The Guard is the quintessential Brazilian Jiu Jitsu position. Other martial arts assume that once someone is on their back that the fight is over. But that assumption is unfounded. Fights donít end just because they hit the ground. For the jiu jitsu man the fight has only just begun. The Guard is a detailed analysis of core concepts, details, and techniques key to success for ground fighting. Author Joe Moreira reveals secrets of his guard technique developed and refined over his thirty five years studying and teaching martial arts. In this volume he shares the fundamentals of his jiu jitsu, the specific details needed to make it work, and technique ranging from beginning to advanced. The philosophy in this book and of Moreira teaching style is that it is better to understand groups of moves/options from given positions, than isolated moves. This is an exposition of sequences of moves from specific situations, not a collection of random moves. The Guard shows not only how to attack or defend from a position but also how to respond to an opponentís likely reactions. Continuing in the model of Grappling Arts Publications first volume, Passing the Guard, The Guard provides a revolutionary approach in its visual presentations. Techniques are shown from multiple angles. Key points are illustrated. Photo sequences are laid out in intuitive easy to follow patterns.
Spotlight customer reviews:
Customer Rating: Summary: A BOOK YOU WANT Comment: I have studied the martial arts for 40 years. For 15 of those 40 years I studied brazilian jiu-jitsu. I had to add this book to my library. The details in this book are great. Joe and Ed are a good team, you get a look at Joe's teching style and Ed's writing style. This book will give you a better understand of the guard play in brazilian jiu-jitsu, how to put together groups of moves. Detailed Photos from multiple angles. Whether a beginner or an advanced Martial artist this book can be a great reference guide. Customer Rating: Summary: Solid Comment: Aside from the guidence of instructors Tyrone Glove and Mike Fowler, I've used this book and lots of excerpts [...]to help me visualize my guard attack; which has become pretty nasty for a white belt. I review the very detailed illustrations in this book on a regular basis, and use the front and back blank white pages as a diary of subs I've gotten and new techniques learned. I love to pull and attack from guard, with the help of good flexibility and regular yoga, I plan a more detailed study of Eddie Bravos material on rubber guard and attacks from half and full guard. This book was the first place I started though, and I'm glad I did. Customer Rating: Summary: A must for BJJ players Comment: Excellent! This and Passing the Guard are very well done. I think they may have used too much space sometimes for drills that are simplistic (e.g. p.28-29, 32 pics showoing Moriera spinning his legs?). But the detail, as in the first, is better than I have seen in any Bjj book. The Gracies should take note. With the exception perhaps of Rodrigo's Path to Black Belt and Peligro's The Essential Guard. Customer Rating: Summary: In Depth Treatment of Guard, for Intermediate Grapplers (with Gi) Comment: As with "Passing the Guard", no other book focuses on the bjj guard so much, with so much details. The paper is cheaper and the pictures are darker than those in the first volume ("Passing the Guard"), but the page count increased and the content is still high guality, if not higher.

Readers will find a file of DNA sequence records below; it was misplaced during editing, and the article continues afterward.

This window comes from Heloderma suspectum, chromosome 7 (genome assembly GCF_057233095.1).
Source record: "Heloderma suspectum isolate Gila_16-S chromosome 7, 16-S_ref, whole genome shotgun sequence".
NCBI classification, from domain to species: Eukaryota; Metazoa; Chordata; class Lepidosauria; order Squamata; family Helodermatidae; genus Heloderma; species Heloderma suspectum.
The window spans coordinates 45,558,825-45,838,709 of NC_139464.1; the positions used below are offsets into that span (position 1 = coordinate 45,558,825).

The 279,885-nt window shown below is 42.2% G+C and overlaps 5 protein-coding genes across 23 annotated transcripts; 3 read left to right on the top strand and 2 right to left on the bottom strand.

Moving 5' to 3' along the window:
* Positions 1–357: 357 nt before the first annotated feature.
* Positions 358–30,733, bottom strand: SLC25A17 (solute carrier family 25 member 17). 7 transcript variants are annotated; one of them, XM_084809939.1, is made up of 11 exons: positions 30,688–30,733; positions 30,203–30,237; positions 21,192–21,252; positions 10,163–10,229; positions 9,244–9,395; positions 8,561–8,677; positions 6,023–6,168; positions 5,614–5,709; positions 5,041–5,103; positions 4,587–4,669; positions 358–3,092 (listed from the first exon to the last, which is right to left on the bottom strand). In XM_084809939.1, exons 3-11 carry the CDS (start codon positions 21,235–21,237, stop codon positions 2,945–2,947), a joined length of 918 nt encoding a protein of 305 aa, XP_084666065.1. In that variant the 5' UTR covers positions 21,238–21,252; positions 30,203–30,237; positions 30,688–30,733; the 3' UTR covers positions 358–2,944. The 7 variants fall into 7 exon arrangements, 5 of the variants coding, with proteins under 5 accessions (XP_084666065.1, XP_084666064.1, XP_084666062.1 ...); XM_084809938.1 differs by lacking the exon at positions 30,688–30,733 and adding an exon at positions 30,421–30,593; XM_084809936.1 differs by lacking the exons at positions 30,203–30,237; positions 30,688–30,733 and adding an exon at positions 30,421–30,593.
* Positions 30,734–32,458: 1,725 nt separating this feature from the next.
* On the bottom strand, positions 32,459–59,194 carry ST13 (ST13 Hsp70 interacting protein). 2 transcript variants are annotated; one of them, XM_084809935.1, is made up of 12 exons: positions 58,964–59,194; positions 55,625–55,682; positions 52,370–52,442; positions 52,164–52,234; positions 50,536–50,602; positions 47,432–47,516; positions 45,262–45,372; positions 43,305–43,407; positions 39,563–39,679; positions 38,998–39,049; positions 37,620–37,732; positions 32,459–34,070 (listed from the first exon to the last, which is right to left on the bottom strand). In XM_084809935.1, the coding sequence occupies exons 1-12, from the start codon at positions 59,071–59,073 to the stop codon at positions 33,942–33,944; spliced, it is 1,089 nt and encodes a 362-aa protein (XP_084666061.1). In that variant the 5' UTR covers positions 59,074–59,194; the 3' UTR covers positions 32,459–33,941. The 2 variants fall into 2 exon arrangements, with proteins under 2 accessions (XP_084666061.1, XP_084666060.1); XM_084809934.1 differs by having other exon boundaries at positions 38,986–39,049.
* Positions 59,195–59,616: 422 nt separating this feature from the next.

I'm a bjj blue belt and I like this book a lot, but it's not an easy book to use. You have to study it, choose the techniques that fit your style and don't get lost in all the material. It's easy to loose focus with such huge work.
If you are not an experienced grappler, and your guard game is still fragmented, I suggest you to buy and study "The Essential Guard" first (for at least 3-6 months). After you have mastered the fundamental skills, you will get a lot more from "The Guard". Customer Rating: Summary: The best by far. Comment: After viewing many jiu-jitsu books and videos I find the Joe Moreia's teaching technique is the best understood and when applied correctly make you a force to be reckoned with on the mat.